In the sixties there was a sexual revolution. Now there’s this nonstop sexual carnival.
— Tom Wolfe, ultimate reporter and great novelist too
TOM WOLFE: GREAT WRITER & A GENUNINE MAVERICK WHO'S BEEN TWEAKING LIBRULS & CONSERVATIVES ALIKE FOR THE PAST HUNNERD YEARS
[Church] creeds and traditions are not meant to straight-jacket people. They are meant to help cultivate and deepen our grasp of the Christian pilgrimage by drawing on the wisdom, reflection, and experience of generations. It gives spirituality traction in our lives, a vocabulary that helps us discuss our experience of God with one another, and communicate it to another generation.
“A free range Christian may be free, but he or she is also alone with a creed and community of one.”
— Frederick Schmidt, one of my favorite bloggers, theology/spirituality div.
In 1982, who passed the largest peacetime tax increase in U.S. history? That would be Ronald Reagan.
“Who called for comprehensive health reform legislation during in a State of the Union address in 1974, a program that was well to the left of what either Bill Clinton or Barack Obama ultimately proposed? That would be Richard Nixon. Eisenhower and Reagan and Nixon–they were not the liberals of their day. They were the conservatives of their own time. But the whole of American politics has shifted so far to the right in the last 50 years that what used to be thought of as conservative, what used to be thought of as a conservative position, is now considered to be off-the-charts lefty.”
— Rachel Maddow, the smartest and most formidable librul around
I think that we’re at a real crossroads, as it relates to the grassroots of our sport, because if I had a 10-year-old boy, I don’t know that I’d be real inclined to encourage him to go play football, in light of what we are learning from head injury. And so what is the sport gonna look like 20 years from now.
“The only way you’re gonna eliminate helmet to helmet contact is to take the helmets off. Go back to leather helmets. I mean, I think– a defensive player would be much less inclined to lead with his head, if he had no protection. As the equipment has gotten better, and it’s gotten better in an attempt to try to protect the player more, then the equipment becomes used more as a weapon.”
— Dallas Cowboys great Troy Aikman, who is the King of Dallas, TX,
(except during baseball season, when Nolan Ryan ascends)
in interview with Bryant Gumbel on HBO Sports Talk
So this is where civility comes from — from a sense of personal modesty and from the ensuing gratitude for the political process. Civility is the natural state for people who know how limited their own individual powers are and know, too, that they need the conversation. They are useless without the conversation.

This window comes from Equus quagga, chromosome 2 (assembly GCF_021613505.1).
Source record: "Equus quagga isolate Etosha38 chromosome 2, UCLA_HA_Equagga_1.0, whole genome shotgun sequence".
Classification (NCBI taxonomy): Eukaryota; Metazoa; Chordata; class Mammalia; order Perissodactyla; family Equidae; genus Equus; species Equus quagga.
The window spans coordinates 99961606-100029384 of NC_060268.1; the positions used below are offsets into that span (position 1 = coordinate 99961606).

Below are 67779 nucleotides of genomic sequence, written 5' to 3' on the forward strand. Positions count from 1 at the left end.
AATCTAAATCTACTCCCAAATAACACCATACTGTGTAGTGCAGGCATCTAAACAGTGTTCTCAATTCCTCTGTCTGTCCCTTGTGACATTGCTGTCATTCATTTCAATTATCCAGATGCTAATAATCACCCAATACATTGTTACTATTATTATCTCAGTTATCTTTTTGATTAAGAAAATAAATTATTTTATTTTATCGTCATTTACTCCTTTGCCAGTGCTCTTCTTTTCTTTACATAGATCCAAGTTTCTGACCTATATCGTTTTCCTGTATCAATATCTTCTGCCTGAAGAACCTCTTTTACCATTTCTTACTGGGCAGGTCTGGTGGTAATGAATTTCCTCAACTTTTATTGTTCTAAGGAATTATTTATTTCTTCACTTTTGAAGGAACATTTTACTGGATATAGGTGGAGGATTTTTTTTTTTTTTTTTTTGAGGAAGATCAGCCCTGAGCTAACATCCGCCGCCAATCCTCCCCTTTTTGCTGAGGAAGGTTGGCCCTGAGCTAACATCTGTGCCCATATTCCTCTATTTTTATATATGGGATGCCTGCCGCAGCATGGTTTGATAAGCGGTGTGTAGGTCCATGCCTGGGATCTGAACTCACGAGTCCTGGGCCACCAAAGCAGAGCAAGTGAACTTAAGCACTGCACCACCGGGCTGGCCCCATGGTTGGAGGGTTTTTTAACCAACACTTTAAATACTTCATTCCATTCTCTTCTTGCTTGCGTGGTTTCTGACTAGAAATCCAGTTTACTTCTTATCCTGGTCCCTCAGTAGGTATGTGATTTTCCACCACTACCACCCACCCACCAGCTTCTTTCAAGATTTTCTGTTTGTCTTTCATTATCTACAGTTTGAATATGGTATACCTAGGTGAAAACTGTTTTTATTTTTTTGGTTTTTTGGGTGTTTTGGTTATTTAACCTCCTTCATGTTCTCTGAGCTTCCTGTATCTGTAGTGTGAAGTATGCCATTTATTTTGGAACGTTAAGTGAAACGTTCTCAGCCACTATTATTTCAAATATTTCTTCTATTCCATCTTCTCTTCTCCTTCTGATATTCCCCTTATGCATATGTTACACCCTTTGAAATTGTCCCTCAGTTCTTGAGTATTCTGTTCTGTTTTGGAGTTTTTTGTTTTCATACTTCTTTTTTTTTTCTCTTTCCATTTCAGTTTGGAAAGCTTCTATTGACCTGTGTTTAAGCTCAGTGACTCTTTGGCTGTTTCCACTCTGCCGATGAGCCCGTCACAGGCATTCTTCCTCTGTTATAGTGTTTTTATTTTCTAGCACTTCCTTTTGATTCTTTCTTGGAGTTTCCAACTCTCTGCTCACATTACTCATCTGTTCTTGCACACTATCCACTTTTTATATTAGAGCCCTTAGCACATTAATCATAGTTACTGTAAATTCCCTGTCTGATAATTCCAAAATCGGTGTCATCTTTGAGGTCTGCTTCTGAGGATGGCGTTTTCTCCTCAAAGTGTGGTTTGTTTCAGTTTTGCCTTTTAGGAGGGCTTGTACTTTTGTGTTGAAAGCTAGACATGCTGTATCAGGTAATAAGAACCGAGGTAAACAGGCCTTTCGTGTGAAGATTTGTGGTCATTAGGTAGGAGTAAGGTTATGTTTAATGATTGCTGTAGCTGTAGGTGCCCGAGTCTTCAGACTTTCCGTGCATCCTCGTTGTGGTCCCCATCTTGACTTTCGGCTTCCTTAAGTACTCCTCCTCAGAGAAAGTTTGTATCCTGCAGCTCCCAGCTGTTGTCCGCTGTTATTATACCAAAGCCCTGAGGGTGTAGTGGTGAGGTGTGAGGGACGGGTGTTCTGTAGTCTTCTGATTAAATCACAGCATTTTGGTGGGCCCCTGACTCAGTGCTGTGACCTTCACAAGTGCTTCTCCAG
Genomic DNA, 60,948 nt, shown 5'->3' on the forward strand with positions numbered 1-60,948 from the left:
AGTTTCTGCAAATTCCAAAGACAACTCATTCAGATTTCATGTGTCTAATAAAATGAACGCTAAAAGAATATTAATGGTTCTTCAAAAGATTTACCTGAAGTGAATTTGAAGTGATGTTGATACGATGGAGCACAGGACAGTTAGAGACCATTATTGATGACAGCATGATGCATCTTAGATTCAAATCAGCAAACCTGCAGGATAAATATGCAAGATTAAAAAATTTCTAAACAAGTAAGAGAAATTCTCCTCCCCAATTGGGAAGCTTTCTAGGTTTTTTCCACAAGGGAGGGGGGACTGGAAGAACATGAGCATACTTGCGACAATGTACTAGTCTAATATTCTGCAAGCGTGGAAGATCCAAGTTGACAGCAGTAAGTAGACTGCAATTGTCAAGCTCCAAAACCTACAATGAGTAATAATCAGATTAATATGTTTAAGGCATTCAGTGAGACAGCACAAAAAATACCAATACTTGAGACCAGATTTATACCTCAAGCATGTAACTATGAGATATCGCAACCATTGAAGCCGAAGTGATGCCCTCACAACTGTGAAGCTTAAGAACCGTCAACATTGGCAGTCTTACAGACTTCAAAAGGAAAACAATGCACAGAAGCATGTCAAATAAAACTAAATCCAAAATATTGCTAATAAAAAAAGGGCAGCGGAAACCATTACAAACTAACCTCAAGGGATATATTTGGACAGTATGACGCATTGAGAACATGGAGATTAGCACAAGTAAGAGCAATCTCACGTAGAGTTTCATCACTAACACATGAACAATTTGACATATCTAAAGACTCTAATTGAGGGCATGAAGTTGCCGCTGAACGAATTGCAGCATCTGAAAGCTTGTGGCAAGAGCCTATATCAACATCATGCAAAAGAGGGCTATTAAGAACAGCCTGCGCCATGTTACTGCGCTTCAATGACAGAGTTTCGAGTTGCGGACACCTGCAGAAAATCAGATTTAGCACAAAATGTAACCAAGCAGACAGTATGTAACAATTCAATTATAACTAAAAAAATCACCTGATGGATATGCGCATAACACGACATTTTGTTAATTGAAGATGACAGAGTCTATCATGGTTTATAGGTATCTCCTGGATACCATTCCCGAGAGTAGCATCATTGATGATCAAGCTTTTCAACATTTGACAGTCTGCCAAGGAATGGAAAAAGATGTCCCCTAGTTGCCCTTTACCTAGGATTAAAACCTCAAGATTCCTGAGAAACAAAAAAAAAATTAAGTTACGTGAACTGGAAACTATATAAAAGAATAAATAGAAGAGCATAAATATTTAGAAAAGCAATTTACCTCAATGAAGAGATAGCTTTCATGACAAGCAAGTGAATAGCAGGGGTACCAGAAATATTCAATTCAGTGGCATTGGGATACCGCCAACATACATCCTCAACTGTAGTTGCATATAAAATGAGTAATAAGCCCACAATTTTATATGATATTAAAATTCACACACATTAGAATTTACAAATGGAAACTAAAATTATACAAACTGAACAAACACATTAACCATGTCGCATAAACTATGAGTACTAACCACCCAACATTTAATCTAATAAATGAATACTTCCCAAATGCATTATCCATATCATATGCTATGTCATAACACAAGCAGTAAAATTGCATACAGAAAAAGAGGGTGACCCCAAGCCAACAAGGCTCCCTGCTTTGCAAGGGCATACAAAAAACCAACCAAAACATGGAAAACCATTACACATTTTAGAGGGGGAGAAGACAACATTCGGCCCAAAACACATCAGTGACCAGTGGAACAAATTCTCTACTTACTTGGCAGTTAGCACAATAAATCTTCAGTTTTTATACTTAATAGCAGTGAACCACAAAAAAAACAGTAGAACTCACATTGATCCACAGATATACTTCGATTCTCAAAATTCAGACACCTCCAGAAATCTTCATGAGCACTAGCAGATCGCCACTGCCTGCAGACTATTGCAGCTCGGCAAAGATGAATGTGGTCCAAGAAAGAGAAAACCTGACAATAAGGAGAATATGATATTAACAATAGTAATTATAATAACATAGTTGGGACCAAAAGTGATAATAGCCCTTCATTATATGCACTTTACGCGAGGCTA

“The problem is that over the past 40 years or so we have gone from a culture that reminds people of their own limitations to a culture that encourages people to think highly of themselves. The nation’s founders had a modest but realistic opinion of themselves and of the voters. They erected all sorts of institutional and social restraints to protect Americans from themselves. They admired George Washington because of the way he kept himself in check.
“But over the past few decades, people have lost a sense of their own sinfulness. Children are raised amid a chorus of applause. Politics has become less about institutional restraint and more about giving voters whatever they want at that second. Joe DiMaggio didn’t ostentatiously admire his own home runs, but now athletes routinely celebrate themselves as part of the self-branding process.
“So, of course, you get narcissists who believe they or members of their party possess direct access to the truth. Of course you get people who prefer monologue to dialogue. Of course you get people who detest politics because it frustrates their ability to get 100 percent of what they want. Of course you get people who gravitate toward the like-minded and loathe their political opponents. They feel no need for balance and correction.
“Beneath all the other things that have contributed to polarization and the loss of civility, the most important is this: The roots of modesty have been carved away.”
— David Brooks, conservative columnist for the NY Times, on President Obama’s SOTU speech
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